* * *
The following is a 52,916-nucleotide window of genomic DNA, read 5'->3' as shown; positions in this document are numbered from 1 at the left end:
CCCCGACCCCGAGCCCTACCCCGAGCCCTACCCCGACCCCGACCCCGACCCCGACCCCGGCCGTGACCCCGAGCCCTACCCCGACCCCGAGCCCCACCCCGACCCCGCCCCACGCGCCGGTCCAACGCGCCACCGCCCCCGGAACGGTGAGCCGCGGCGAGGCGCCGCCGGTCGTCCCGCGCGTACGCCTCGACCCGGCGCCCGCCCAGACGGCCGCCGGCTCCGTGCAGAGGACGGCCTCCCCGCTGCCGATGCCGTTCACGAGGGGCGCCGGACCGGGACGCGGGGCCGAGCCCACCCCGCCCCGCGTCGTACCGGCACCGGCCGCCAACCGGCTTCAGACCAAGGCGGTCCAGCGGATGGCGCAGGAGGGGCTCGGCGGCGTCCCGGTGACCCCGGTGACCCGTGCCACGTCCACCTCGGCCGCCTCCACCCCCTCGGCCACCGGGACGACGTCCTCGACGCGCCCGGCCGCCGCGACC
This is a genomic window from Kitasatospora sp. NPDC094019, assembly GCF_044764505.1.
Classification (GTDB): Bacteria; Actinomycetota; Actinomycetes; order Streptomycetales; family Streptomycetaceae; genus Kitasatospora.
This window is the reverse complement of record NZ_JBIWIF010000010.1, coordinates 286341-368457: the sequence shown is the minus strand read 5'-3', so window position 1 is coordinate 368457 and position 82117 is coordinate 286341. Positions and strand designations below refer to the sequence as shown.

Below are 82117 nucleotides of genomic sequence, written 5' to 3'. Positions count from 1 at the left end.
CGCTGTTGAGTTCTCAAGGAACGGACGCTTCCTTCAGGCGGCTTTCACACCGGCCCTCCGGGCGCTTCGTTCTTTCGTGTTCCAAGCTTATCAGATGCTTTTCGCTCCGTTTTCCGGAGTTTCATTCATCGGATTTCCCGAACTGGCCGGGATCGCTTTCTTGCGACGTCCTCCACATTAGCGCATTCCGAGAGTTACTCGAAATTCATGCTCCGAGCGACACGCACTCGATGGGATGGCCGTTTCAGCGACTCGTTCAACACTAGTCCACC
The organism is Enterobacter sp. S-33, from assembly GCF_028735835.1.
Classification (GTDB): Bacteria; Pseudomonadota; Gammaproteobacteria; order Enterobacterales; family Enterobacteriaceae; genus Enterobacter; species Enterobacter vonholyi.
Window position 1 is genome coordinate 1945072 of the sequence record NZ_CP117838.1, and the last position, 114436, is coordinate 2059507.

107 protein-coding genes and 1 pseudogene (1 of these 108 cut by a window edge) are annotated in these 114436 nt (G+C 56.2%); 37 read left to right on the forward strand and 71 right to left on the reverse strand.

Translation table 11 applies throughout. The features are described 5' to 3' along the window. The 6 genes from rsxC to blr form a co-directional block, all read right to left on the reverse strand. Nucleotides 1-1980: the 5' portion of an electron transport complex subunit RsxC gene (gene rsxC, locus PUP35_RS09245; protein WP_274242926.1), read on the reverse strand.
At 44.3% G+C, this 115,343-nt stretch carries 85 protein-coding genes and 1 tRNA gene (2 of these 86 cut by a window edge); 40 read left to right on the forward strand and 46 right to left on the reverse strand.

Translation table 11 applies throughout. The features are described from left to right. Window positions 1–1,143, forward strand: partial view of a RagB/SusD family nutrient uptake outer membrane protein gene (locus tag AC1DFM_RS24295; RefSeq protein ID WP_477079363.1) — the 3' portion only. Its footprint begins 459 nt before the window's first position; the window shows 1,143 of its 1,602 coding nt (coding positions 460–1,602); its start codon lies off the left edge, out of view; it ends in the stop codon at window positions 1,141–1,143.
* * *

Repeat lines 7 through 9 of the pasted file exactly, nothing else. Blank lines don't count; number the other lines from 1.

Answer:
CGCTGTTGAGTTCTCAAGGAACGGACGCTTCCTTCAGGCGGCTTTCACACCGGCCCTCCGGGCGCTTCGTTCTTTCGTGTTCCAAGCTTATCAGATGCTTTTCGCTCCGTTTTCCGGAGTTTCATTCATCGGATTTCCCGAACTGGCCGGGATCGCTTTCTTGCGACGTCCTCCACATTAGCGCATTCCGAGAGTTACTCGAAATTCATGCTCCGAGCGACACGCACTCGATGGGATGGCCGTTTCAGCGACTCGTTCAACACTAGTCCACC
The organism is Enterobacter sp. S-33, from assembly GCF_028735835.1.
Classification (GTDB): Bacteria; Pseudomonadota; Gammaproteobacteria; order Enterobacterales; family Enterobacteriaceae; genus Enterobacter; species Enterobacter vonholyi.